Cracks in the relic: on U.S.-Turkey relations

The downturn in Turkey’s relations with the U.S. holds implications for the future of NATO

December 27, 2019 12:02 am | Updated December 04, 2021 10:37 pm IST

Rising tensions in U.S.-Turkey relations are threatening to upset North Atlantic Treaty Organisation (NATO) unity. In the latest of a series of incidents, Turkish President Recep Tayyip Erdoğan has threatened to shut down two U.S. bases in retaliation for the proposed American sanctions on Ankara over purchasing Russian weapons. The U.S. and Turkey are the largest and second largest standing armies of NATO, respectively. There are U.S. nuclear warheads in the Incirlik airb̥ase, a critical facility for American operations in West Asia. Mr. Erdoğan has warned that Incirlik and the Kurecik radar base would be shut if there are sanctions. U.S.-Turkey ties began slumping in recent years after Washington’s refusal to extradite Fethullah Gülen, a U.S.-based Turkish Islamic preacher who is accused by Ankara of orchestrating the failed 2016 coup against Mr. Erdoğan. The U.S. decision to arm and assist Kurdish rebels in Syria against the Islamic State was another blow. Ankara sees the People’s Protection Units, the main Syrian Kurdish militia that became an American ally in the anti-IS war, as an affiliate of the Kurdistan Workers Party, the Kurdish militia on the Turkish side. In return, Turkey moved closer towards Russia, now trying to raise its regional profile, and invaded Kurdish-held towns in northern Syria earlier this year. Turkey’s decision to purchase the Russian S-400 missile system despite U.S.-NATO opposition, was the tipping point.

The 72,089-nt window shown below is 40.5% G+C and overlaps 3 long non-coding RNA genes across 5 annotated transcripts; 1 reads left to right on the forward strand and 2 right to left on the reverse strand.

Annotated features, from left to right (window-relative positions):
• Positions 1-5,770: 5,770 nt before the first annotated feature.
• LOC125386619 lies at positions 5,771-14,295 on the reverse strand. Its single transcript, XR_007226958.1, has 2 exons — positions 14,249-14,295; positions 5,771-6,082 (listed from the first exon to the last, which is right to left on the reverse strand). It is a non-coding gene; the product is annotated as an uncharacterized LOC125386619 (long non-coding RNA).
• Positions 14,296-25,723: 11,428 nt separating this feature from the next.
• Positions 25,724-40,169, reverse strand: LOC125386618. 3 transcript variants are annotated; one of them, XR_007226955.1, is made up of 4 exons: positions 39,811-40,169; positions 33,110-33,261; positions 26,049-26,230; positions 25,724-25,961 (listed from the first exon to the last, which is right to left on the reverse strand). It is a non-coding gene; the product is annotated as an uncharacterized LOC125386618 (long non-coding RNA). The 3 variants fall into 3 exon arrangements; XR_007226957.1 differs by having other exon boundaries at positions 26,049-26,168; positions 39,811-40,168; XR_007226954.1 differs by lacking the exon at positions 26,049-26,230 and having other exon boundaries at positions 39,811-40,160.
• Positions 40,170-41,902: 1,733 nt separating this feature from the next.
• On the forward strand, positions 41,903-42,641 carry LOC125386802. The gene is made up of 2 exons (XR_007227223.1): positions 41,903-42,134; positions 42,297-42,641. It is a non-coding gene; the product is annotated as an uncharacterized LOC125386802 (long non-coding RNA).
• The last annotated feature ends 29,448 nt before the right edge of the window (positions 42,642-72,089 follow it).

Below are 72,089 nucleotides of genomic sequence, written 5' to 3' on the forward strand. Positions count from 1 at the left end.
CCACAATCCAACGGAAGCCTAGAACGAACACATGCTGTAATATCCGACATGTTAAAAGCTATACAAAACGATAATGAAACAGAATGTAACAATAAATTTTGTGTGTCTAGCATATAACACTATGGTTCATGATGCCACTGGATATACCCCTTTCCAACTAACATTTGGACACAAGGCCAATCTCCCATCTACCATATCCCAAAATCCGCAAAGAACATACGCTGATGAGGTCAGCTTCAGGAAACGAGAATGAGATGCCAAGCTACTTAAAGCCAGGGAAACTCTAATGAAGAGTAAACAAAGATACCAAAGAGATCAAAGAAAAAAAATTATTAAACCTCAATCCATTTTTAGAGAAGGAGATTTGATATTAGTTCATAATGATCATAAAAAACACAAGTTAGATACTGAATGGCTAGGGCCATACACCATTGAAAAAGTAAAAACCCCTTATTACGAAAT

After the disintegration of the Soviet Union, NATO — founded as a Soviet counterweight — remained as a vehicle of western military might and continued to expand to Russia’s borders, creating tensions between Russia and the West in the recent past. But with the resurgence of populist, nationalist leaders in several western countries, the NATO’s relevance has been called into question several times; U.S. President Donald Trump and French President Emmanuel Macron have used the words “obsolete” and “brain death”, respectively. Fast-deteriorating ties between the U.S. and Turkey is adding to the crisis. The Trump administration has already suspended Turkey from the F-35 programme, citing concerns over Russia spying on the fighter jet’s capabilities using the S-400 system’s radar. Earlier this month, the U.S. Senate Foreign Relations Committee approved a Bill seeking sanctions on Turkey over the S-400 purchase and the Syria offensive. But Ankara seems determined to go ahead with the S-400 deal and even buy advanced Russian aircraft if the U.S. does not deliver the F-35s. And with threats to shut down Incirlik and Kurecik bases, it is now clear that the cracks are wide open. The question the Atlantic alliance faces in this hour of crisis is not just whether the U.S. and Turkey would manage to resolve their differences, but also whether NATO, a Cold War relic, could stay relevant in a post-Cold War era where bilateral ties are fast-changing.

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